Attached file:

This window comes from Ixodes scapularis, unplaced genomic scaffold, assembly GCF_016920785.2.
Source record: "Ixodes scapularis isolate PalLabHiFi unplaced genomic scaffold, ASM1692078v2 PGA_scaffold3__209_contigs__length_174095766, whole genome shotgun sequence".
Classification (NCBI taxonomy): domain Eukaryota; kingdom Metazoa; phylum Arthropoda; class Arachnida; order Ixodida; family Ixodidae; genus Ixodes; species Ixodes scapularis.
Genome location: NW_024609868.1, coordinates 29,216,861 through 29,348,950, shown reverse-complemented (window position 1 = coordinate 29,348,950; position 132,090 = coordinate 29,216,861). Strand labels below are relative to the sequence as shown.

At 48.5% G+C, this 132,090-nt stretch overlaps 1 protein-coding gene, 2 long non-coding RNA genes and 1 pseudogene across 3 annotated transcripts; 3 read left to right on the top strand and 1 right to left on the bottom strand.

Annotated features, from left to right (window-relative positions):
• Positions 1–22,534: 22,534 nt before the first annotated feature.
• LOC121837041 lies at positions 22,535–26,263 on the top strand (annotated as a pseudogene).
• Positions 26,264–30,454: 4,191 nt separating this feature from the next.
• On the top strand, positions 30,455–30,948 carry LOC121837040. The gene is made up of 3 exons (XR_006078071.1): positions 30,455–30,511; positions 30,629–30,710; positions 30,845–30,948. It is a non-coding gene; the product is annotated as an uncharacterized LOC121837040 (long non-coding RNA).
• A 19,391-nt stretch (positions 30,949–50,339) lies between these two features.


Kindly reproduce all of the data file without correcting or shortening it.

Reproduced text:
This window comes from Ixodes scapularis, unplaced genomic scaffold, assembly GCF_016920785.2.
Source record: "Ixodes scapularis isolate PalLabHiFi unplaced genomic scaffold, ASM1692078v2 PGA_scaffold3__209_contigs__length_174095766, whole genome shotgun sequence".
Classification (NCBI taxonomy): domain Eukaryota; kingdom Metazoa; phylum Arthropoda; class Arachnida; order Ixodida; family Ixodidae; genus Ixodes; species Ixodes scapularis.
Genome location: NW_024609868.1, coordinates 29,216,861 through 29,348,950, shown reverse-complemented (window position 1 = coordinate 29,348,950; position 132,090 = coordinate 29,216,861). Strand labels below are relative to the sequence as shown.

At 48.5% G+C, this 132,090-nt stretch overlaps 1 protein-coding gene, 2 long non-coding RNA genes and 1 pseudogene across 3 annotated transcripts; 3 read left to right on the top strand and 1 right to left on the bottom strand.

Annotated features, from left to right (window-relative positions):
• Positions 1–22,534: 22,534 nt before the first annotated feature.
• LOC121837041 lies at positions 22,535–26,263 on the top strand (annotated as a pseudogene).
• Positions 26,264–30,454: 4,191 nt separating this feature from the next.
• On the top strand, positions 30,455–30,948 carry LOC121837040. The gene is made up of 3 exons (XR_006078071.1): positions 30,455–30,511; positions 30,629–30,710; positions 30,845–30,948. It is a non-coding gene; the product is annotated as an uncharacterized LOC121837040 (long non-coding RNA).
• A 19,391-nt stretch (positions 30,949–50,339) lies between these two features.